Warsaw is a city that I’ve been raving about for years.
This past June during Euro 2012 was my fourth visit there and in my opinion it just keeps getting better and better every time I go. As I’ve said before, Poland has a lot of lovely cities, but there’s something about Warsaw that makes it my favorite. I used to defend its grey concreteness with the fact that it was full of interesting people and way more forward-thinking than the rest of the country, but the truth is that is actually has a lot to offer aesthetically-speaking if you just walk away from Centrum or go when the weather is warm and skies blue.
With that said, I’ve got some new things to add to the list I compiled back in the day of five of my favorite things in Warsaw and I think some of them will really surprise you.
1. Łazienki Park
I was shocked to learn this time around that Warsaw is the greenest capital in Europe – as in has the most greenery, not most environmentally friendly. That title belongs to Copenhagen.
I’m not saying it is the absolute truth, this was just what an overzealous tour guide told me, but upon further inspection I will say that he could be right if you are counting trees. Apparently 25% of Warsaw is covered in trees, you just have to get away from the very center a bit. Thankfully I decided to do this one day and ended up lost in the middle of a freaking forest. WHO KNEW?
Well most Varsovians, for one. Łazienki Park, Warsaw’s largest park, is probably the most popular place to get your nature on in the city. On a nice day you can find all kinds of people strolling around this place doing all kinds of things as trees are not the only things you can find in here. There are also a couple of palaces, a Roman theater, an Egyptian temple, two orangeries, ponds you can take a boat ride on, peacocks you can play with.
2. Plac Zbawiciela
I am not really a hipster but should you be, you’ll probably be happy to learn that there is a place for you to hang in Warsaw. In and around Plac Zbawiciela there are all kinds of “hip” coffee spots, restaurants, bars, etc – my favorite being Charlotte where you can sit out front and stare at the city’s new permanent rainbow over a sexy cappuccino.
This rainbow, conceptualized by artist Julita Wójcik, has been up since June 2012 and was specially imported from Brussels where it stood during the Polish presidency of the EU Council in 2011. A bit random, almost as random as the one in Kiev, but definitely brightens this corner of the city up.
3. Ząbkowski Milk Bar
As much as I want to say milk bars have become totally trendy, they really haven’t. More and more people might know about them and eat at them, but that still hasn’t changed the character of these old-school dining establishments. I say “dining establishments” because to call them restaurants would be a stretch. More like Communist-era canteens.
Sadly one of my old favorites on Nowy Świat closed, undoubtedly to make way for another Starbucks or something of that nature, but I’ve got a new favorite to recommend. Ząbkowski Milk Bar in Praga, just at the corner of Targowa and Ząbkowska. It’s big, it’s clean, and it’s got ah-mazing chłodnik.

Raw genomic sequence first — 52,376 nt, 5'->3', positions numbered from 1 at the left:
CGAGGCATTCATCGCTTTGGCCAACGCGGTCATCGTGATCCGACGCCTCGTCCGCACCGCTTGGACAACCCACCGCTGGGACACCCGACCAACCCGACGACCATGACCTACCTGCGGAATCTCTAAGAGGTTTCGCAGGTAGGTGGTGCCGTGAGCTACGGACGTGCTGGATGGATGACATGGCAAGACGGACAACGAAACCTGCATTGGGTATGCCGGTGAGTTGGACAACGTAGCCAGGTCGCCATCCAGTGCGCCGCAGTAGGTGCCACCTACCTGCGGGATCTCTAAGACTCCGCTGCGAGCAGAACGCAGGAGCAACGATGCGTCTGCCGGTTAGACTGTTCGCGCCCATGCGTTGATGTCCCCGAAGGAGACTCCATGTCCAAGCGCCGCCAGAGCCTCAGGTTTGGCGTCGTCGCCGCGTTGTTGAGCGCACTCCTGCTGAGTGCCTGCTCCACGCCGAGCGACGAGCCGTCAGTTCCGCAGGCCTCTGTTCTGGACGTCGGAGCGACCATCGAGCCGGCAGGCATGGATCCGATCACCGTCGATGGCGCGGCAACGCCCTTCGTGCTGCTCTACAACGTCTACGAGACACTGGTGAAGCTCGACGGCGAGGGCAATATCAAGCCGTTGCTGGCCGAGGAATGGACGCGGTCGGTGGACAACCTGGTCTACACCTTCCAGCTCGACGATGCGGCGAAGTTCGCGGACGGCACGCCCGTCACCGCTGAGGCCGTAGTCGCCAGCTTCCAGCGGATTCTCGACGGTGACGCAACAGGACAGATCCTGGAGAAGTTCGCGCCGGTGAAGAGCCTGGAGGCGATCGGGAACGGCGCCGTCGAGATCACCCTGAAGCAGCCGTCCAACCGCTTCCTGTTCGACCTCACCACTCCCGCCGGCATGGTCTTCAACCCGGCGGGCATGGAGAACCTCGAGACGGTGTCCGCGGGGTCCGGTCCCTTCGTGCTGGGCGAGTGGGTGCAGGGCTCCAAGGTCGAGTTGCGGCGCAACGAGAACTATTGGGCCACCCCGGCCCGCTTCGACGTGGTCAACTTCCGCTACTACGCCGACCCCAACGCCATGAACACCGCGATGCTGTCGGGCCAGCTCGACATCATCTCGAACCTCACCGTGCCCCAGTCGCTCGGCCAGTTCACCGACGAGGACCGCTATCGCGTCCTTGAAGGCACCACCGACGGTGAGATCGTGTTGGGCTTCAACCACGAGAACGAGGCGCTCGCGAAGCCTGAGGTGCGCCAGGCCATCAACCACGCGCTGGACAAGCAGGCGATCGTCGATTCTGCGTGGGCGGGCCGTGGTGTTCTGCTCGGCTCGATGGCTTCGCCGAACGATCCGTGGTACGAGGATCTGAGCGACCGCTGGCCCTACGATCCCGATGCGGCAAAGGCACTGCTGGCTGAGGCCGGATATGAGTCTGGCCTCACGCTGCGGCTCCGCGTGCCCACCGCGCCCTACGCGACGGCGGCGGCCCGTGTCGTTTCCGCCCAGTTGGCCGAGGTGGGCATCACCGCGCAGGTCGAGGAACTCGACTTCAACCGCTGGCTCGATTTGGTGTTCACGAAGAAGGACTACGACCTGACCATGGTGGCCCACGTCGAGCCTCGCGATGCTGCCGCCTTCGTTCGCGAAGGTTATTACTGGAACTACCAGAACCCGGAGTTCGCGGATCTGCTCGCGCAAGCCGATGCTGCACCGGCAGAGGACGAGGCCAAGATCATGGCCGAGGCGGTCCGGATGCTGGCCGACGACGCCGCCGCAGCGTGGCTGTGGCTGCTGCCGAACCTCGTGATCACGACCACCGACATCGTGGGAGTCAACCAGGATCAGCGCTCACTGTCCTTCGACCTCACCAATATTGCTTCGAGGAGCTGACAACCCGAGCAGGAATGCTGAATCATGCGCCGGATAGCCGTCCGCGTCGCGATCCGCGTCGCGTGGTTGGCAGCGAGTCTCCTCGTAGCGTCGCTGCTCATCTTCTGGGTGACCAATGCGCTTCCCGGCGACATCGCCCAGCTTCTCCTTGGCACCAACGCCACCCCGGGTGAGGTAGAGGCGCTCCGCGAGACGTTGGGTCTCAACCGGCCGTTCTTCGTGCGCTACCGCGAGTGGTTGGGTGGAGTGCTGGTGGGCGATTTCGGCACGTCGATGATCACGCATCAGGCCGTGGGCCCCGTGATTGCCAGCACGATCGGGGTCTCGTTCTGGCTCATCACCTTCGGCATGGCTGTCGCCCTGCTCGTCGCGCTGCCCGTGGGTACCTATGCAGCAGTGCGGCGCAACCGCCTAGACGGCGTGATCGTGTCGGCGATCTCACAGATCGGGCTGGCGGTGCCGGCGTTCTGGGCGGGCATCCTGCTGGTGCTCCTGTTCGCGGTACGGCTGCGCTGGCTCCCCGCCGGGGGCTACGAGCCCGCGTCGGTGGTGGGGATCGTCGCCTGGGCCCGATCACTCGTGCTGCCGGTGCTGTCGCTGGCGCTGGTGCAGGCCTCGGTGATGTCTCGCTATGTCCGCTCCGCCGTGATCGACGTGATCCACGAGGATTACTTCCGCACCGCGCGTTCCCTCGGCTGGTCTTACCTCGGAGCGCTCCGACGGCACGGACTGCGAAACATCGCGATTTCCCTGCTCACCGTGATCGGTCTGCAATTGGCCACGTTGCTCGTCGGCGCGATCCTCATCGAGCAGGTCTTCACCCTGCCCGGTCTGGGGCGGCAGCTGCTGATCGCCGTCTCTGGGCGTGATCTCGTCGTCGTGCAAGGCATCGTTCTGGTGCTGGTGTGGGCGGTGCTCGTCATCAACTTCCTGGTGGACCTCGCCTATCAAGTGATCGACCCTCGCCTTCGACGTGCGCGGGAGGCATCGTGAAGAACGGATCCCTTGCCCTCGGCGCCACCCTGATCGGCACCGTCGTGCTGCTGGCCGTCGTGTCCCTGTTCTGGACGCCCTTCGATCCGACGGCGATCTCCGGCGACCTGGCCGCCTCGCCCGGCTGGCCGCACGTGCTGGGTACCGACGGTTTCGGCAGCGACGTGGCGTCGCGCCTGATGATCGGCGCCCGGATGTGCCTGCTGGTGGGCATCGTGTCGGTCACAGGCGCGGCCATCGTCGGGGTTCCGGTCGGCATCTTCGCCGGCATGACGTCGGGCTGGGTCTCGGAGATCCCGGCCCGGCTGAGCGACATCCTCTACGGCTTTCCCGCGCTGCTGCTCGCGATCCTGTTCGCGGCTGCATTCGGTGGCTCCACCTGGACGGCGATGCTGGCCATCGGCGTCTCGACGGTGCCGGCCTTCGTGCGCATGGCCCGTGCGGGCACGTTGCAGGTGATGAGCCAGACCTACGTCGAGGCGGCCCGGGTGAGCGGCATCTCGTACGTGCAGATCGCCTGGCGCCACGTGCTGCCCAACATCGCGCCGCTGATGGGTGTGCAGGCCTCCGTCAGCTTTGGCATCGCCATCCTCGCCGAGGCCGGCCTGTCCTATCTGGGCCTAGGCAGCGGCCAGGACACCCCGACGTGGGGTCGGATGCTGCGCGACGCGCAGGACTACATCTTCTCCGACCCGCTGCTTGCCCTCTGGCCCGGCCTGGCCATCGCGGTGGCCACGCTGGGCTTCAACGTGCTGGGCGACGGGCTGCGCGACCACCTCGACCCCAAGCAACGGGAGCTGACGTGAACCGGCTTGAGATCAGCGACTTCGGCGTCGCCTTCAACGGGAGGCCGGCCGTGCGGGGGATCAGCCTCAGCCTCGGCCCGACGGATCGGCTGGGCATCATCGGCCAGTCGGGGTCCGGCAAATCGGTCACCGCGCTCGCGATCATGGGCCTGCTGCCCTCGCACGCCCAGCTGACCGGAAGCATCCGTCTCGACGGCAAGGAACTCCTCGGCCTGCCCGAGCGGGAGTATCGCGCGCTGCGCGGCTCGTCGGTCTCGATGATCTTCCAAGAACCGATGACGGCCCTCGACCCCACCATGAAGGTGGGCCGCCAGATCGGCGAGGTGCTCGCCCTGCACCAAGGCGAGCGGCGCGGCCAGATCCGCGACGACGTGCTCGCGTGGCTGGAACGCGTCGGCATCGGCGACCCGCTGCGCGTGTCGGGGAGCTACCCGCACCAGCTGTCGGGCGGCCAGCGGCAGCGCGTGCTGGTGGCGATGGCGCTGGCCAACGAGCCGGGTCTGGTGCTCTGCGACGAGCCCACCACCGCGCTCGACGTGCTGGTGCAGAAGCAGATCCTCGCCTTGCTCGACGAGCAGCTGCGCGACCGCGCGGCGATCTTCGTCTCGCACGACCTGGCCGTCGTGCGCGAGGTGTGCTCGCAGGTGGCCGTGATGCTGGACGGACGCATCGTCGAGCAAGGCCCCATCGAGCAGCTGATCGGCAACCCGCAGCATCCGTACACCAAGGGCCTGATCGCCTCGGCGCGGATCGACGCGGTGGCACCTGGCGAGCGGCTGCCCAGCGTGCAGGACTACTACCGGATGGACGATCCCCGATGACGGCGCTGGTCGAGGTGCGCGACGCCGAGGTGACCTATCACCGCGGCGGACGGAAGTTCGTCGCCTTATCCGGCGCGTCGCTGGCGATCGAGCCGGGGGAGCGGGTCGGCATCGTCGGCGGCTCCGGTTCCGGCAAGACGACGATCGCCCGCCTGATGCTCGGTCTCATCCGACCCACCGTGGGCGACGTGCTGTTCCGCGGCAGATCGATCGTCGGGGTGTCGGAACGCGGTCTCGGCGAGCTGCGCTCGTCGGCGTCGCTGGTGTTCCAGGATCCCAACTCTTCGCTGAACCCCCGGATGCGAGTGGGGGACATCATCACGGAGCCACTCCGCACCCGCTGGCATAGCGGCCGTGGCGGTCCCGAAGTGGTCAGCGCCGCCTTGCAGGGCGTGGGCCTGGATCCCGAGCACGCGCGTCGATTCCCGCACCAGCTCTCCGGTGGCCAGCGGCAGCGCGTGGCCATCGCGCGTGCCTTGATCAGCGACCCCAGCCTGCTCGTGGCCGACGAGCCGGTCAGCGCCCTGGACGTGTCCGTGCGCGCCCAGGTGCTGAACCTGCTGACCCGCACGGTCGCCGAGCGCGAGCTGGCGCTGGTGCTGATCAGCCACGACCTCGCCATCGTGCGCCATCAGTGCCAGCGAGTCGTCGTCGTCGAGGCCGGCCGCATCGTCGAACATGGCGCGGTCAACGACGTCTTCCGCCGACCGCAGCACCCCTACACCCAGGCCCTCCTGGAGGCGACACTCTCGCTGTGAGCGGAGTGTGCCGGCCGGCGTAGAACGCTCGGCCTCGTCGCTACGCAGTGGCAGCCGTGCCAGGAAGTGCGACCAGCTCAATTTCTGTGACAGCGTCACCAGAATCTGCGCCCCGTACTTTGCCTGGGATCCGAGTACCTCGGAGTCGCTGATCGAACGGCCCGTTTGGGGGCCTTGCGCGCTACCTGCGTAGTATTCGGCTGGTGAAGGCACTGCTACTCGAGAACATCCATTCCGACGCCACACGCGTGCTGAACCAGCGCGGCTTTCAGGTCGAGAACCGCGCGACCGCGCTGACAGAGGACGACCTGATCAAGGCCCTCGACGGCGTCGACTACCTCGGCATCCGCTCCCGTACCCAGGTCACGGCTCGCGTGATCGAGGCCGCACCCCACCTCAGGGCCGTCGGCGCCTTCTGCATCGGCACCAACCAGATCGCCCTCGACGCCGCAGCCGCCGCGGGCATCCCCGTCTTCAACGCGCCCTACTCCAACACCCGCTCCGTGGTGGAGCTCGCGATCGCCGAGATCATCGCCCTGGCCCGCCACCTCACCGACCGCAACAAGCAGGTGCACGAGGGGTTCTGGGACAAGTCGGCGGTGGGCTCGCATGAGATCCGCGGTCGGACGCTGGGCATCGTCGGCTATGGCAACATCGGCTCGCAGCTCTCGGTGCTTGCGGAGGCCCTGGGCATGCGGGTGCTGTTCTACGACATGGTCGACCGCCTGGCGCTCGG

4. Polonia Palace Hotel
Every time I have been in Warsaw I have either just been passing through or staying with people I know so on my latest trip I thought it would be a good idea to branch out a little. My goal was to find a cool place to stay that I’d be able to recommend to those who aren’t blessed with awesome Varsovian friends and did I ever.
After a bit of research I found the Polonia Palace Hotel, the only hotel in Warsaw to have survived the destruction of World War II and therefore the oldest hotel in the city. Diplomats, ambassadors and even U.S. presidents have all been guests here so if you are looking for a place with history (which I was), this is the spot. It’s also directly across from one of my old loves, the Palace of Culture and Science aka one of Stalin’s “wedding cakes”.
Perhaps one of the best things I discovered about this hotel is that it is actually cheaper to stay on the weekends. Who would have thought? This also reaffirms my belief that if you are to splurge on luxury accommodation anywhere in Europe, your best bet is to do it somewhere in Central or Eastern Europe. We’re talking 4-star hotel from 55-65 euros on a Friday or Saturday night depending on the season for a standard double room. A LUX standard double room.
5. The beach
Yes, THE BEACH. Bet that’s the last thing you expected to hear about in Warsaw but there are in fact quite a few sandy spots along the Vistula where you can find people urban bronzing, hanging out in speedos, and drinking cold beverages when it is warm outside. Swimming, not so much.
Yeah this spot just under Śląsko-Dąbrowski Bridge near Praga Park is no Ipanema Beach, but drink enough 5 złoty piwos and it very well could be. It even has beach clubs where you can dance until the wee hours during the summer. Then again so does Berlin so not even sure where I am going with this anymore…
I doubt the sand in Berlin gets this hot though.
Have you ever been to Warsaw? Feel free to add your favorite things in the comment section below. Big thanks to the Polonia Palace Hotel for hosting me on my last night in the city. While I was a guest, all opinions stated here are indeed my own.